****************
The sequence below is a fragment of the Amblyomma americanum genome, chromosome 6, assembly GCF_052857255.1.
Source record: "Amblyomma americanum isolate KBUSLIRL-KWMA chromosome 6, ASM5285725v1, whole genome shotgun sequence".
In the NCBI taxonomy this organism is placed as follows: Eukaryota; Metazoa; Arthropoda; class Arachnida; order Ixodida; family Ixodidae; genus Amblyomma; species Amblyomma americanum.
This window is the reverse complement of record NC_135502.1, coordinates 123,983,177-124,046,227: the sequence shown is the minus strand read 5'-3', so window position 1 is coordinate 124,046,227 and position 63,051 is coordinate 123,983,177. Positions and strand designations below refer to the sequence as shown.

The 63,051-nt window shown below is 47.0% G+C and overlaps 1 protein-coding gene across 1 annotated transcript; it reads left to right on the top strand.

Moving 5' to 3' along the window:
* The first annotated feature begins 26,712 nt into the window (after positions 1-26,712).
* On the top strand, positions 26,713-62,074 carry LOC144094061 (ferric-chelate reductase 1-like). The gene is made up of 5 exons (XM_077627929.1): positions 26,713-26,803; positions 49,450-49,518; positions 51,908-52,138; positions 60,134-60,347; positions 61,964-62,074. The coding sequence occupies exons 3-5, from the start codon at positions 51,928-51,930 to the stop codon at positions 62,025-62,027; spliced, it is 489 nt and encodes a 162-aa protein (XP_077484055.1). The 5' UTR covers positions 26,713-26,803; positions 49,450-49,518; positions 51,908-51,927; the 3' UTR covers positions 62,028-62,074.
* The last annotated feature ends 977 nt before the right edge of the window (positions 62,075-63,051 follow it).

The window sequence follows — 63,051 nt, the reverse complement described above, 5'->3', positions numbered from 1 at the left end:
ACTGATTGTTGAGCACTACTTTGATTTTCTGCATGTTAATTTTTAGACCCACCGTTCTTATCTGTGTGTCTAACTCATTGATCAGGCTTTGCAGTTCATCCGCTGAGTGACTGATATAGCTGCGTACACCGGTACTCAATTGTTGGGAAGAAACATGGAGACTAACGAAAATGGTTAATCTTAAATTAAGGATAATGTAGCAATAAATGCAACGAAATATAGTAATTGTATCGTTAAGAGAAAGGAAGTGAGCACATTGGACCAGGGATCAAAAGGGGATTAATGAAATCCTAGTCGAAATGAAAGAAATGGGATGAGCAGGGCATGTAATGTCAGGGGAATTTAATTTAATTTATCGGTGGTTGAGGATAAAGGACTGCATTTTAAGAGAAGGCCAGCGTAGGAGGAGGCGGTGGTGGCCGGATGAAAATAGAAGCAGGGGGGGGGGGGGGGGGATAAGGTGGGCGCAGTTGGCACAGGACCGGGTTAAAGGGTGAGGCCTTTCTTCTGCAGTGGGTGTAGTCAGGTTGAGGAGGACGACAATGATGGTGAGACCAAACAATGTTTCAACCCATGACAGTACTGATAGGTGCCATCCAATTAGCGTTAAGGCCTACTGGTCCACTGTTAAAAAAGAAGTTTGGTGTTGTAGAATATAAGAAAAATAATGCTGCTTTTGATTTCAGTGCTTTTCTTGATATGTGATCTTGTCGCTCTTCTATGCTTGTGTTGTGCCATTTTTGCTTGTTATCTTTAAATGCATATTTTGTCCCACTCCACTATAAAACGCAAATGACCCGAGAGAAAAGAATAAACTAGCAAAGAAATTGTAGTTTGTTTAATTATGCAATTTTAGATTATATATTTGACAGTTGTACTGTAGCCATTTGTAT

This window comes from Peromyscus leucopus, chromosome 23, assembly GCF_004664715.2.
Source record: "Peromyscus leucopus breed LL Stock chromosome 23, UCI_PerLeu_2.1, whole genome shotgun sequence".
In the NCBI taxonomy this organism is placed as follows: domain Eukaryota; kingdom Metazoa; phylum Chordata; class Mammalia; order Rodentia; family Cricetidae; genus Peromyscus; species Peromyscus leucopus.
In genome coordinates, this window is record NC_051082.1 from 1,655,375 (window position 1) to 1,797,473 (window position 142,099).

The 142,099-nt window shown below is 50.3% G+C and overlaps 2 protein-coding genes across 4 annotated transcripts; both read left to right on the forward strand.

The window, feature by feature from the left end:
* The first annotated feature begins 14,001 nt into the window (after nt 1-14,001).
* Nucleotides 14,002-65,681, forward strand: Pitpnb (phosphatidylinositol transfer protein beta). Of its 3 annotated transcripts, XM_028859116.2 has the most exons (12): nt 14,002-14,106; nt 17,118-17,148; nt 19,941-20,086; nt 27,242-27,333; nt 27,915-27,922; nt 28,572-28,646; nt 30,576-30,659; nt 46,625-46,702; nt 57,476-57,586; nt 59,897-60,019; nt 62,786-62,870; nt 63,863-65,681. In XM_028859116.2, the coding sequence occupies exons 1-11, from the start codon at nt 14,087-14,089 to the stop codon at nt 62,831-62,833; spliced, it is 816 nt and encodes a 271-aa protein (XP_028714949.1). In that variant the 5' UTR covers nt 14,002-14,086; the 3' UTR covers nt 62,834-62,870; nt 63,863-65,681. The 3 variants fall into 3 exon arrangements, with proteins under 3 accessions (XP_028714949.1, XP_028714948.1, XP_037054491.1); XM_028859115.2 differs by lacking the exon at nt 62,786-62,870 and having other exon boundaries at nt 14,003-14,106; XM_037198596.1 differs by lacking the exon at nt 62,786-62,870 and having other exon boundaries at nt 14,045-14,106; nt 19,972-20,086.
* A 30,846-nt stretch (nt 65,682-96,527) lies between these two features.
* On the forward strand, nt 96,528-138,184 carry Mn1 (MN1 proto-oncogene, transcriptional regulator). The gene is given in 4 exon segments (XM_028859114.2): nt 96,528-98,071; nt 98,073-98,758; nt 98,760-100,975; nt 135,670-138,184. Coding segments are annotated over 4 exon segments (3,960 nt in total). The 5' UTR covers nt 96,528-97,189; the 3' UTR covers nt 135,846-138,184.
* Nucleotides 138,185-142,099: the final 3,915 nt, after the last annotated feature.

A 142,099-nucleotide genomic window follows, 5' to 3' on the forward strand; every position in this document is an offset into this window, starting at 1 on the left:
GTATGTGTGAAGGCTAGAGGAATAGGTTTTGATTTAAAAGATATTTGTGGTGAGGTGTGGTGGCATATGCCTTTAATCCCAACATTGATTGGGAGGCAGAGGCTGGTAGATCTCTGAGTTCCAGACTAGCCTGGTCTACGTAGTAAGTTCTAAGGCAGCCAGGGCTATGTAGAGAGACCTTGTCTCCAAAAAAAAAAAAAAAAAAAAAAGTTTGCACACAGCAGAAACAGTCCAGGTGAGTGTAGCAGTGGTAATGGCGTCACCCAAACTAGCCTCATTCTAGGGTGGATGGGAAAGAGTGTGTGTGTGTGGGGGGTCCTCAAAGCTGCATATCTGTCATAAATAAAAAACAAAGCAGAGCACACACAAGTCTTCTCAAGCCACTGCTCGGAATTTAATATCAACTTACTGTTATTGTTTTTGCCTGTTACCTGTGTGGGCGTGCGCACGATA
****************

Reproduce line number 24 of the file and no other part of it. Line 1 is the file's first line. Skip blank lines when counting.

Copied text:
GTATGTGTGAAGGCTAGAGGAATAGGTTTTGATTTAAAAGATATTTGTGGTGAGGTGTGGTGGCATATGCCTTTAATCCCAACATTGATTGGGAGGCAGAGGCTGGTAGATCTCTGAGTTCCAGACTAGCCTGGTCTACGTAGTAAGTTCTAAGGCAGCCAGGGCTATGTAGAGAGACCTTGTCTCCAAAAAAAAAAAAAAAAAAAAAAGTTTGCACACAGCAGAAACAGTCCAGGTGAGTGTAGCAGTGGTAATGGCGTCACCCAAACTAGCCTCATTCTAGGGTGGATGGGAAAGAGTGTGTGTGTGTGGGGGGTCCTCAAAGCTGCATATCTGTCATAAATAAAAAACAAAGCAGAGCACACACAAGTCTTCTCAAGCCACTGCTCGGAATTTAATATCAACTTACTGTTATTGTTTTTGCCTGTTACCTGTGTGGGCGTGCGCACGATA